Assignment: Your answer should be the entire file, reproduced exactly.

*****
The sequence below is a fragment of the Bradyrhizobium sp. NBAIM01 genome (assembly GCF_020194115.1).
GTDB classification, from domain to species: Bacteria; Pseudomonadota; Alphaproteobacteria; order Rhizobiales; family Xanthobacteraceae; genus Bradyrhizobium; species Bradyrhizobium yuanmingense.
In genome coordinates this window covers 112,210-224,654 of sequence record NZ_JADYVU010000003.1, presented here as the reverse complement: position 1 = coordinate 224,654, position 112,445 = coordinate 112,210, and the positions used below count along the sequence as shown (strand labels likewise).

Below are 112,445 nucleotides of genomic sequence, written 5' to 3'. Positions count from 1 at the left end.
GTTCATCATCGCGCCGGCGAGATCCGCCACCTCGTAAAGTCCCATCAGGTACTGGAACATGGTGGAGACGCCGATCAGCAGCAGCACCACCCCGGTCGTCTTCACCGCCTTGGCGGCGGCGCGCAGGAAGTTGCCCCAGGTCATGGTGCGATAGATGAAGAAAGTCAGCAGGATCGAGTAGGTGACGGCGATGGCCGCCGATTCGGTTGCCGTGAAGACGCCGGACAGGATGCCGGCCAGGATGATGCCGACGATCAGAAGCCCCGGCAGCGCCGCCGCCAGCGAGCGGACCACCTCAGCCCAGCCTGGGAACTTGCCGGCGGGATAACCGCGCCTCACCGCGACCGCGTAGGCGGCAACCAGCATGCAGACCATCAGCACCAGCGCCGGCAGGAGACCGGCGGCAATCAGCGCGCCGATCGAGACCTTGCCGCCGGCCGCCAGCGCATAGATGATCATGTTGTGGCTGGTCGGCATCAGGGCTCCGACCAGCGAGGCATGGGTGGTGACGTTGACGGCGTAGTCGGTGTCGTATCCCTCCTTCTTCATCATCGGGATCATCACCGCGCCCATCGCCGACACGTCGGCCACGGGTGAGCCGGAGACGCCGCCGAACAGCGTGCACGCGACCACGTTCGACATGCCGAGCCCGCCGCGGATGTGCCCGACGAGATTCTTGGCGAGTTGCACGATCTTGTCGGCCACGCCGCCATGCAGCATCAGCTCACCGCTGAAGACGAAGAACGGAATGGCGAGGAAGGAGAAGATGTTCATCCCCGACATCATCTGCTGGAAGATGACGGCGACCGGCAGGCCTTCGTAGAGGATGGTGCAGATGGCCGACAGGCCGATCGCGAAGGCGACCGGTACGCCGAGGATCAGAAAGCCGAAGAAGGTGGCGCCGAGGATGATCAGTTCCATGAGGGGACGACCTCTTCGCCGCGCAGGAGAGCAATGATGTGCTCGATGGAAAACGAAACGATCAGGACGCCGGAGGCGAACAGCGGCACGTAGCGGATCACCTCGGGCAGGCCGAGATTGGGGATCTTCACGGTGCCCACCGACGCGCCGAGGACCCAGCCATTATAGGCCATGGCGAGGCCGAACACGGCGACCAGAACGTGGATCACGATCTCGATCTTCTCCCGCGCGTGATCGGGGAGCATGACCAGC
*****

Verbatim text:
The sequence below is a fragment of the Bradyrhizobium sp. NBAIM01 genome (assembly GCF_020194115.1).
GTDB classification, from domain to species: Bacteria; Pseudomonadota; Alphaproteobacteria; order Rhizobiales; family Xanthobacteraceae; genus Bradyrhizobium; species Bradyrhizobium yuanmingense.
In genome coordinates this window covers 112,210-224,654 of sequence record NZ_JADYVU010000003.1, presented here as the reverse complement: position 1 = coordinate 224,654, position 112,445 = coordinate 112,210, and the positions used below count along the sequence as shown (strand labels likewise).

Below are 112,445 nucleotides of genomic sequence, written 5' to 3'. Positions count from 1 at the left end.
GTTCATCATCGCGCCGGCGAGATCCGCCACCTCGTAAAGTCCCATCAGGTACTGGAACATGGTGGAGACGCCGATCAGCAGCAGCACCACCCCGGTCGTCTTCACCGCCTTGGCGGCGGCGCGCAGGAAGTTGCCCCAGGTCATGGTGCGATAGATGAAGAAAGTCAGCAGGATCGAGTAGGTGACGGCGATGGCCGCCGATTCGGTTGCCGTGAAGACGCCGGACAGGATGCCGGCCAGGATGATGCCGACGATCAGAAGCCCCGGCAGCGCCGCCGCCAGCGAGCGGACCACCTCAGCCCAGCCTGGGAACTTGCCGGCGGGATAACCGCGCCTCACCGCGACCGCGTAGGCGGCAACCAGCATGCAGACCATCAGCACCAGCGCCGGCAGGAGACCGGCGGCAATCAGCGCGCCGATCGAGACCTTGCCGCCGGCCGCCAGCGCATAGATGATCATGTTGTGGCTGGTCGGCATCAGGGCTCCGACCAGCGAGGCATGGGTGGTGACGTTGACGGCGTAGTCGGTGTCGTATCCCTCCTTCTTCATCATCGGGATCATCACCGCGCCCATCGCCGACACGTCGGCCACGGGTGAGCCGGAGACGCCGCCGAACAGCGTGCACGCGACCACGTTCGACATGCCGAGCCCGCCGCGGATGTGCCCGACGAGATTCTTGGCGAGTTGCACGATCTTGTCGGCCACGCCGCCATGCAGCATCAGCTCACCGCTGAAGACGAAGAACGGAATGGCGAGGAAGGAGAAGATGTTCATCCCCGACATCATCTGCTGGAAGATGACGGCGACCGGCAGGCCTTCGTAGAGGATGGTGCAGATGGCCGACAGGCCGATCGCGAAGGCGACCGGTACGCCGAGGATCAGAAAGCCGAAGAAGGTGGCGCCGAGGATGATCAGTTCCATGAGGGGACGACCTCTTCGCCGCGCAGGAGAGCAATGATGTGCTCGATGGAAAACGAAACGATCAGGACGCCGGAGGCGAACAGCGGCACGTAGCGGATCACCTCGGGCAGGCCGAGATTGGGGATCTTCACGGTGCCCACCGACGCGCCGAGGACCCAGCCATTATAGGCCATGGCGAGGCCGAACACGGCGACCAGAACGTGGATCACGATCTCGATCTTCTCCCGCGCGTGATCGGGGAGCATGACCAGC